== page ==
Showing posts from January, 2014

Taking Sin Away: 2nd Sunday OT

Just to clear something up right off the bat, the following is a list of sins that, if you’ve committed them, you shouldn’t be here: [end of list] There are, of course, no entries on that list. That’s the sort of thing that gets said a lot, the sort of thing everyone should know. But for many of those most wounded, most haunted by sins of the past, it can be difficult to believe. In my experience, in pastoral counseling and in the confessional, there is no sin of which this is more true than abortion. If you’ve had an abortion, or cooperated with one, or paid for one, or driven somebody to get one, or failed to speak up when someone was considering one, or pressured someone to get one… I won’t stand here and tell you it’s not a big deal because you know better. You know better than anyone. And that isn’t my job anyway. My job is to preach the forgiveness of sins. All of them.

Nunc Dimittis: Epiphany

Here we are at Epiphany, and the last of the four original Christmas carols. The Canticle of Simeon is in Luke 2:29-32, and occurs when Mary and Joseph bring Jesus to the Temple to present him to the Lord. This is sort of like the Christening ceremony done in some churches. In the Law of Moses that Jesus’ family followed, the firstborn son is presented to the Lord and a sacrifice is offered. So they go to Jerusalem to the Temple. That’s where we meet Simeon. Here’s what we know about Simeon, Luke 2:25-26: He was “righteous and devout, looking for the consolation of Israel, and the Holy Spirit was upon him. And it had been revealed to him by the Holy Spirit that he should not see death before he had seen the Lord’s Anointed.” And that day has come. Their are two scenes in the Bible that always make me wish I was a painter. The first is the fall of Uriah the Hittite. The second is this very moment. I picture Simeon in the foreground, but turned away, barely visible as an old man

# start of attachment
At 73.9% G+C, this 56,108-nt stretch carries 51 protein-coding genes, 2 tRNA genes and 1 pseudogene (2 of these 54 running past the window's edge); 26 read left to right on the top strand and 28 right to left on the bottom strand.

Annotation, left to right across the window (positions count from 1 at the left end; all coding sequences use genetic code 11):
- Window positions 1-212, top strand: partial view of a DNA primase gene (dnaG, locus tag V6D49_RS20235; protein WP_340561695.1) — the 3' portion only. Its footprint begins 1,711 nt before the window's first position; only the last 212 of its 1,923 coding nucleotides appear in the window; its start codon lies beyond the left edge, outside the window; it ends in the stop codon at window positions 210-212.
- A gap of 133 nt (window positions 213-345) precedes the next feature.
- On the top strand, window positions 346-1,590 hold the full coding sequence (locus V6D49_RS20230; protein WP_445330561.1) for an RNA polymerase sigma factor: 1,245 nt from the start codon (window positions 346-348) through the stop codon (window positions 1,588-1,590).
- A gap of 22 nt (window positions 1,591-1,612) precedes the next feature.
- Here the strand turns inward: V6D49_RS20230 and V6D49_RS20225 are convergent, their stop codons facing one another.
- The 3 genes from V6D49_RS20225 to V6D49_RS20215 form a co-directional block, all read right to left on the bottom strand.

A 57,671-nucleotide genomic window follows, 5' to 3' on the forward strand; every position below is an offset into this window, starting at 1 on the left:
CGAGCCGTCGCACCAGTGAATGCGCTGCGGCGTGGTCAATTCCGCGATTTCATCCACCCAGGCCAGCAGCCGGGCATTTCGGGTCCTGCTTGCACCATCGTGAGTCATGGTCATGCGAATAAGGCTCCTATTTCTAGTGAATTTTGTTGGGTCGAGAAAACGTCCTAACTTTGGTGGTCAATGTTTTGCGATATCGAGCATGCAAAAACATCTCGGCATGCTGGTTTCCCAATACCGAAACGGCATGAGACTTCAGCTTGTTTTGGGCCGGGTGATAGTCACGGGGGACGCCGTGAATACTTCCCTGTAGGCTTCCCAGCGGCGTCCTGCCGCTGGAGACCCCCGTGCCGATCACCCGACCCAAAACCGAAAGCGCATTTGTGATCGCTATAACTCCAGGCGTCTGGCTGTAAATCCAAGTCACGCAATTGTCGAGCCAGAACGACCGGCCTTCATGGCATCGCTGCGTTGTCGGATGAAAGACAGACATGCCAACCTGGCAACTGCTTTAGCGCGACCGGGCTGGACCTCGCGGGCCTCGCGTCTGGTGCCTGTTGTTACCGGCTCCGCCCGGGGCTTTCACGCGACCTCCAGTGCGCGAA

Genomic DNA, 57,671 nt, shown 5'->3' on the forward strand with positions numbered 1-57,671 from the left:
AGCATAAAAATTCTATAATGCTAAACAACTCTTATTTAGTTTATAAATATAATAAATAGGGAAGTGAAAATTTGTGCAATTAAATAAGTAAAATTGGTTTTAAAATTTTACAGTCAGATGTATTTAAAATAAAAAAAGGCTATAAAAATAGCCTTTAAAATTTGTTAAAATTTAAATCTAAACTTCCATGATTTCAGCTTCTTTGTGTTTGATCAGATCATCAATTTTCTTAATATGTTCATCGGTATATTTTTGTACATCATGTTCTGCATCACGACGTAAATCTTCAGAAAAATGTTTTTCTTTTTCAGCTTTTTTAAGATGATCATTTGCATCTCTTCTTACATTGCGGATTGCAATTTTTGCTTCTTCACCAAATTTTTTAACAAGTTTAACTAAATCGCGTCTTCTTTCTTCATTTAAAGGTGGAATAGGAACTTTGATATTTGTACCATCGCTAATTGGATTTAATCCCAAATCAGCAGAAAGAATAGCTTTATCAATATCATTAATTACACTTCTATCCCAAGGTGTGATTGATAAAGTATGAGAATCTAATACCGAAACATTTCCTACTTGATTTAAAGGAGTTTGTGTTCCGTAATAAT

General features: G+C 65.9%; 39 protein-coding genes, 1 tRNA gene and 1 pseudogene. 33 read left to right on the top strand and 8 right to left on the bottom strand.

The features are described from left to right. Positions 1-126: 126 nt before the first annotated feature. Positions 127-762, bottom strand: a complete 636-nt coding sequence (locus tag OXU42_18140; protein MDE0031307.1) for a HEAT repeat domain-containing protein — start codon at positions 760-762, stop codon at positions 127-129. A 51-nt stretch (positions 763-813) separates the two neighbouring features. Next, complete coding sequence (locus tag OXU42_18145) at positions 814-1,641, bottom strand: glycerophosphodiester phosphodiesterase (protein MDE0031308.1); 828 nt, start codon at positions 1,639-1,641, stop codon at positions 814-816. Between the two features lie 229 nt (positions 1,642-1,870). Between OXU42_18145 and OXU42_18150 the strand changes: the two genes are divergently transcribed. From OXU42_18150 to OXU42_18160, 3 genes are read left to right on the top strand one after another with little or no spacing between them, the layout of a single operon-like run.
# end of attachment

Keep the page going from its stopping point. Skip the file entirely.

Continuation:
Magnificat: Solemnity of Mary

Our third installment in the series of "Four Original Christmas Carols" takes us to the scene of the Annunciation, Mary having just received some bracing news. After Gabriel had spoken, this is what Mary said, or more likely sang (Lk 1:46-55): My soul proclaims the greatness of the Lord, my spirit rejoices in God my Savior for he has looked with favor on his lowly servant. From this day all generations will call me blessed: the Almighty has done great things for me, and holy is his Name. He has mercy on those who fear him in every generation. He has shown the strength of his arm, he has scattered the proud in their conceit. He has cast down the mighty from their thrones, and has lifted up the lowly. He has filled the hungry with good things, and the rich he has sent away empty. He has come to the help of his servant Israel for he remembered his promise of mercy, the promise he made to our fathers, to Abraham and his children foreve